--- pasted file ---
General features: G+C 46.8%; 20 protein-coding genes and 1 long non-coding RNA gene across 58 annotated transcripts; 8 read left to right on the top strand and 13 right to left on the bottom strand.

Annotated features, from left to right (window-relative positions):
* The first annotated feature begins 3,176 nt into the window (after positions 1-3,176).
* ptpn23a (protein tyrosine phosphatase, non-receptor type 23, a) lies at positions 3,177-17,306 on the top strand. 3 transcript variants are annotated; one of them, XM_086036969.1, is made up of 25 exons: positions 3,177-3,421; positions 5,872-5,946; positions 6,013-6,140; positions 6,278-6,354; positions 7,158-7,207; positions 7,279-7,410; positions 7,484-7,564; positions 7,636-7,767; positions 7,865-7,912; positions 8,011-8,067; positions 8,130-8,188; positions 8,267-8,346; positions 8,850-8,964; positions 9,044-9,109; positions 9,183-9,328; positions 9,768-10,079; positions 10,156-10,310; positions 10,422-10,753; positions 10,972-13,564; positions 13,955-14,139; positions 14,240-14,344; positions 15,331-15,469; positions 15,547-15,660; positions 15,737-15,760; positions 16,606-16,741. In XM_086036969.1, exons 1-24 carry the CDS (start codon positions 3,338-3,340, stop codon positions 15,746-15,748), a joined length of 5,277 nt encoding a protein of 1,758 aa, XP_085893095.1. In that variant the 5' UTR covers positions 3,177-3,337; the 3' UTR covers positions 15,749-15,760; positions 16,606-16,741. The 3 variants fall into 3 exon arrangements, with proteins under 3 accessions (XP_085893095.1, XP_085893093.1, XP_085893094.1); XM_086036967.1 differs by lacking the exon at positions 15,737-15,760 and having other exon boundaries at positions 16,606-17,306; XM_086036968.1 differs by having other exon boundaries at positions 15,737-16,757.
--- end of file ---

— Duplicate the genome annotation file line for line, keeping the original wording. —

General features: G+C 46.8%; 20 protein-coding genes and 1 long non-coding RNA gene across 58 annotated transcripts; 8 read left to right on the top strand and 13 right to left on the bottom strand.

Annotated features, from left to right (window-relative positions):
* The first annotated feature begins 3,176 nt into the window (after positions 1-3,176).
* ptpn23a (protein tyrosine phosphatase, non-receptor type 23, a) lies at positions 3,177-17,306 on the top strand. 3 transcript variants are annotated; one of them, XM_086036969.1, is made up of 25 exons: positions 3,177-3,421; positions 5,872-5,946; positions 6,013-6,140; positions 6,278-6,354; positions 7,158-7,207; positions 7,279-7,410; positions 7,484-7,564; positions 7,636-7,767; positions 7,865-7,912; positions 8,011-8,067; positions 8,130-8,188; positions 8,267-8,346; positions 8,850-8,964; positions 9,044-9,109; positions 9,183-9,328; positions 9,768-10,079; positions 10,156-10,310; positions 10,422-10,753; positions 10,972-13,564; positions 13,955-14,139; positions 14,240-14,344; positions 15,331-15,469; positions 15,547-15,660; positions 15,737-15,760; positions 16,606-16,741. In XM_086036969.1, exons 1-24 carry the CDS (start codon positions 3,338-3,340, stop codon positions 15,746-15,748), a joined length of 5,277 nt encoding a protein of 1,758 aa, XP_085893095.1. In that variant the 5' UTR covers positions 3,177-3,337; the 3' UTR covers positions 15,749-15,760; positions 16,606-16,741. The 3 variants fall into 3 exon arrangements, with proteins under 3 accessions (XP_085893095.1, XP_085893093.1, XP_085893094.1); XM_086036967.1 differs by lacking the exon at positions 15,737-15,760 and having other exon boundaries at positions 16,606-17,306; XM_086036968.1 differs by having other exon boundaries at positions 15,737-16,757.